Of course, as I have said, language is defined through use, so if you are not using the language in a formal way or in an academic setting, and are primarily using it on the internet then agnostic atheist is defined as “I don’t know if a god exists, but I don’t believe one does”.
The interesting thing is, I have heard many claim that this agnostic middle ground does not exist. Many atheists claim that if you are not a theist, as in a non-theist, you are an atheist. That atheism is without-theism. I was even reading an article by Aron Ra the other day that said just this. Typically it just uses a modern dictionary definition and whilst he nods to Huxley’s original definition, he bends it claiming agnostics are atheists. I am sure many just nod and agree. Us atheists are not guilt-free from logical fallacies. Many appeal authority with folks like Ra. He ignores the rest of the philosophy on the matter or any logic around propositions.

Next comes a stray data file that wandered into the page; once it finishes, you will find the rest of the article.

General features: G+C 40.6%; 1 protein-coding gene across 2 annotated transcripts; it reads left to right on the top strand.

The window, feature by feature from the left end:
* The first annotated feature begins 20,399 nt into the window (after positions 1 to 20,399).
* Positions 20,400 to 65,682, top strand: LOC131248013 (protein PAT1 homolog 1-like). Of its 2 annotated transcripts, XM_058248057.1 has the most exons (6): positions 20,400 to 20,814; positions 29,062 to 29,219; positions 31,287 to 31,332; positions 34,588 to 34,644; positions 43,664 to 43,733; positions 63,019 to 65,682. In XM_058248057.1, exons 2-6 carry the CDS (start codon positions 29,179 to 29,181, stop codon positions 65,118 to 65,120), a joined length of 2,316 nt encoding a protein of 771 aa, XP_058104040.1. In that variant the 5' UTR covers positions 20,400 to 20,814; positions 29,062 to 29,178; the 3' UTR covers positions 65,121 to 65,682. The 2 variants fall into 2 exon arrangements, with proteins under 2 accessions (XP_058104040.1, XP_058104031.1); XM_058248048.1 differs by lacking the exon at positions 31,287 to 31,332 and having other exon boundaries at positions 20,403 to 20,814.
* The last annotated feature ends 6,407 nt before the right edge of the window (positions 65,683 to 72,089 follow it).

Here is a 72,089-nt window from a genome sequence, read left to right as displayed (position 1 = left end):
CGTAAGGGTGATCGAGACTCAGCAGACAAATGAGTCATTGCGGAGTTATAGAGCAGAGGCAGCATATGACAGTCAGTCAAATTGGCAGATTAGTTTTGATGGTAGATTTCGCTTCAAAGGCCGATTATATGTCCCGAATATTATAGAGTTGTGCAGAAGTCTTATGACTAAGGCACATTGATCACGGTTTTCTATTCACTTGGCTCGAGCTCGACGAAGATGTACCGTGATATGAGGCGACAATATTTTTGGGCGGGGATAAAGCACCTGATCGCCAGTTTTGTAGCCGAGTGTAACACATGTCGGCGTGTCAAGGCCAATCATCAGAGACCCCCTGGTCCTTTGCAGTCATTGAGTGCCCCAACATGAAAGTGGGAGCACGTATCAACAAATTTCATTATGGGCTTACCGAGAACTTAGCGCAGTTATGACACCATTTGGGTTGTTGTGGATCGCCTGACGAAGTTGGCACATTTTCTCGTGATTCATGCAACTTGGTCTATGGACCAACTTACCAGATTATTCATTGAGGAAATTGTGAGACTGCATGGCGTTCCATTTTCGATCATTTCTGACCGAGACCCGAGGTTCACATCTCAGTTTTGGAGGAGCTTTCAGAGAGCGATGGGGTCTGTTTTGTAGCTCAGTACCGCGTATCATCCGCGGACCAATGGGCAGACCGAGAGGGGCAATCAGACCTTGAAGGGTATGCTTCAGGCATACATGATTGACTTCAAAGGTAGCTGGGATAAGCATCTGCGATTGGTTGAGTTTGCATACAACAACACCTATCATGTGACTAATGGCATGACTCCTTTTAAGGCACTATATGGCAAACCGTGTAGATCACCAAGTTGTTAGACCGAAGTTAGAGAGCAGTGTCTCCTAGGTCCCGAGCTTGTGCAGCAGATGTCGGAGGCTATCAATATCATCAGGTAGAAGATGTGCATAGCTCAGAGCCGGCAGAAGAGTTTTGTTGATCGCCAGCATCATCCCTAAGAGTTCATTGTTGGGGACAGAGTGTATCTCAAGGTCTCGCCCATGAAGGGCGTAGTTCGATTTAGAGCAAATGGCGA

Whilst I have respect for Ra, his understanding of science, and the work he does over in the states trying to protect schools from creationism and the like, his epistemological understanding seems a bit weak. I’ve seen many posts and the like where he seems to get the definition of a belief wrong, saying he doesn’t believe things, he knows them etc.
In the article he even mentions that they are “hurting us as a movement by helping the apologists keep our numbers reported much lower than they really are” – so again it seems like his non-theist = atheist has more of an ideological reason than a logical one. That said, I think the work he does is good, and he needs the numbers, however perhaps instead of trying to collect everyone who is not a theist into the banner of atheism, perhaps let non-theists that are not atheists be just that and be more inclusive? I don’t think any non-theist would want religion in schools.